Cyrano: Queer Eye Meets French Classic, Panache Explodes

Rating: 5 out of 5.

Written by Virginia Gay (after Edmond Rostand)
Directed by Sarah Goodes
Starring Virginia Gay, Tuuli Narkle, Joel Jackson, Holly Austin, Robin Goldsworthy, Zenya Carmellotti
Black Swan Theatre Company Perth until March 5, 2023

Review by Barry Healy

Edmond Rostand’s 1897 play, Cyrano de Bergerac, depicts the forlorn love of the soldier Cyrano for the virtuous, demure Roxanne. Cyrano is a firebrand, quick to take offense (especially at jibes about his large nose) who speaks rhyming couplets as he skewers people on his sword.

Stricken by insecurity about his appearance, Cyrano lends his poetic skills to an inarticulate comrade who successfully woos Roxanne, leading to the play’s famously sorrowful ending. It was through the translation of this play that the French word “panache” came into English, something that becomes a rolling joke in this version.

In this remodelling, writer/lead actor Virginia Gay strips the story down to its bare essentials and reconstructs it with a feminist, queer twist.

The production comes to the West for the Perth Festival after a successful season in Melbourne.

In keeping with Rostand’s original first act, the setting itself is as a theatre, a stage within a stage, which evolves with the action. Great use is made of a bantering, three-person chorus articulating plot movements.

For those familiar with the original French classic, there is plenty of fun with famous characters and scenes.

In this play, Cyrano’s huge nose is referenced but not represented by prosthetic make-up. Rather, it becomes an allegory for body image and Cyrano’s despair about Roxanne rejecting her because she is a woman.

In making this authorial choice regarding the famous nose, Gay says “when there’s no nose, what you see so transparently is someone who has decided that they are unworthy of love. You see their self-doubt, and their self-hate.”

Gay says this is “the story of a queer body; this is the story of a body that at some point has been made to feel and think ‘there’s something about me that is not good enough for you.’ It’s that idea of there being something about these bodies that somebody has told us won’t satisfy you, and we’ve internalised that language.”

As lead actor, playing Cyrano, Gay commands the stage as the dialogue weaves through comedy, philosophy, poetics and emotionality. The role demands loads of energy and she delivers.

Tuuli Narkle’s Roxanne is no virgin but a fully realised, contemporary woman capable of expressing her intelligence and sexuality. In this telling, Roxanne initially appears shallow, but the character is gloriously developed by Narkle in a scene where she expresses her fury at having her agency disrespected.

In Cyrano, Roxanne, far from being coy and straightlaced, passionately insists on her rights and dignity.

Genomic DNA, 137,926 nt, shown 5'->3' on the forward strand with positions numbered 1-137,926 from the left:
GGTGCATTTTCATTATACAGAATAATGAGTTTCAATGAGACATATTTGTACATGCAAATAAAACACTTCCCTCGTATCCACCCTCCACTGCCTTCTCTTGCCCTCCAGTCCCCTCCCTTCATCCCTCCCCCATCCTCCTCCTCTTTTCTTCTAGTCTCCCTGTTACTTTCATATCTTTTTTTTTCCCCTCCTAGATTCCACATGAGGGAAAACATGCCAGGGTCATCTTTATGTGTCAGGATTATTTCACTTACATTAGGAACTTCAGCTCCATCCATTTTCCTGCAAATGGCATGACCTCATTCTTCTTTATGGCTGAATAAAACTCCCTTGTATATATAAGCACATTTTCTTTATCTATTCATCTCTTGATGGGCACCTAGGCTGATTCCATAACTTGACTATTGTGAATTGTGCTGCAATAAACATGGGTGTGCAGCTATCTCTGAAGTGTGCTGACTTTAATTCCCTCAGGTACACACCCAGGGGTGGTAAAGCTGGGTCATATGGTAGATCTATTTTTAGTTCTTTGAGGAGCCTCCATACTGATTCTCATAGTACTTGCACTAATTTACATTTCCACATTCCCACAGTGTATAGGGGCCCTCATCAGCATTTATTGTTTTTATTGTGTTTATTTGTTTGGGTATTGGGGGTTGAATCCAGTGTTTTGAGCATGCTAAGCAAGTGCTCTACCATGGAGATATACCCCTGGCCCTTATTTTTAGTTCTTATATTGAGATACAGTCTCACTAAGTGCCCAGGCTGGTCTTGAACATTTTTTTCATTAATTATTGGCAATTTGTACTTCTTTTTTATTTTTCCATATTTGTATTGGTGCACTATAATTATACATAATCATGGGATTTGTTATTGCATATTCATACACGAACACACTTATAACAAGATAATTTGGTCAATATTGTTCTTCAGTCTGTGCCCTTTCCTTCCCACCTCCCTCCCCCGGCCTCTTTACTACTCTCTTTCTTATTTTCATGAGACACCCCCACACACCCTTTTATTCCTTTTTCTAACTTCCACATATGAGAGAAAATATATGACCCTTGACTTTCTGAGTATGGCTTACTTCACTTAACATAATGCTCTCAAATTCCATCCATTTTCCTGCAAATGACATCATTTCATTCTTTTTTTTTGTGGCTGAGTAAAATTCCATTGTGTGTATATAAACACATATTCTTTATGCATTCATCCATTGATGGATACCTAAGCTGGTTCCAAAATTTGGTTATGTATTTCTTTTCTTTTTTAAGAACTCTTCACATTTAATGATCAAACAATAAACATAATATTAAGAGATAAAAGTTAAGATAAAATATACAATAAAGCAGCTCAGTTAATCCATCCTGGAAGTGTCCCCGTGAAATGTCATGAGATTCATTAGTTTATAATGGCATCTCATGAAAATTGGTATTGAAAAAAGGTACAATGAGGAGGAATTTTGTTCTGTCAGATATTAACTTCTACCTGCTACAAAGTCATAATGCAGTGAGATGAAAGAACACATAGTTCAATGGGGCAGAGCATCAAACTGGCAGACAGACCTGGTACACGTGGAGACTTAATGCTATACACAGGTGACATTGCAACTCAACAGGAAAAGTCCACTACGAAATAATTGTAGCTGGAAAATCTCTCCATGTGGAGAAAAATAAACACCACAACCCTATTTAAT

Joel Jackson as the handsome soldier, Yan, lusts for Roxanne, but can’t impress her without Cyrano’s help, because he is just so plain dumb. He carries the part of the empty-headed hunk hilariously.

The play ceaselessly entertains with singing, dancing, raunchy vaudevillian humour, even bags of French pasties, literally thrown at the audience. However, when genuine suffering and longing arrives, it is portrayed with masterful emotion and seriousness.

In her production notes, Virgina Gay says that Rostand’s Cyrano is a person “so corroded with self-hate” that he has cast himself as “not the love interest” and so makes terrible decisions. She says in modern terms Cyrano’s behaviour is “catfishing”.

Gay believes that “as women we were always taught life would be easier if we were prettier and thought a little less.” She says that “the queer stories that I grew up with (in a different time, thank God) were all about a lack of self-worth, and so often ended in tragedy.”

In a tragedy, she says, “you can have two perfect people, who are crushed by external forces.” However, “if you’re writing a romantic comedy, you need to have imperfect people who learn and grow through the story.”

Speaking with Red Ant after the opening performance Gay said she particularly enjoyed the acoustics of the Heath Ledger Theatre after venues in other states. “Hearing the lines connect with the back wall makes all the difference for an actor,” she said. “You know you’ve reached the entire audience.”

Connect the cast did; the opening night audience roaringly welcomed the play with a standing ovation and repeated curtain calls.

Cyrano blends humanity, imperfection, desire and personal growth into a joyful, libatory spectacle and carries it off with loads of panache.

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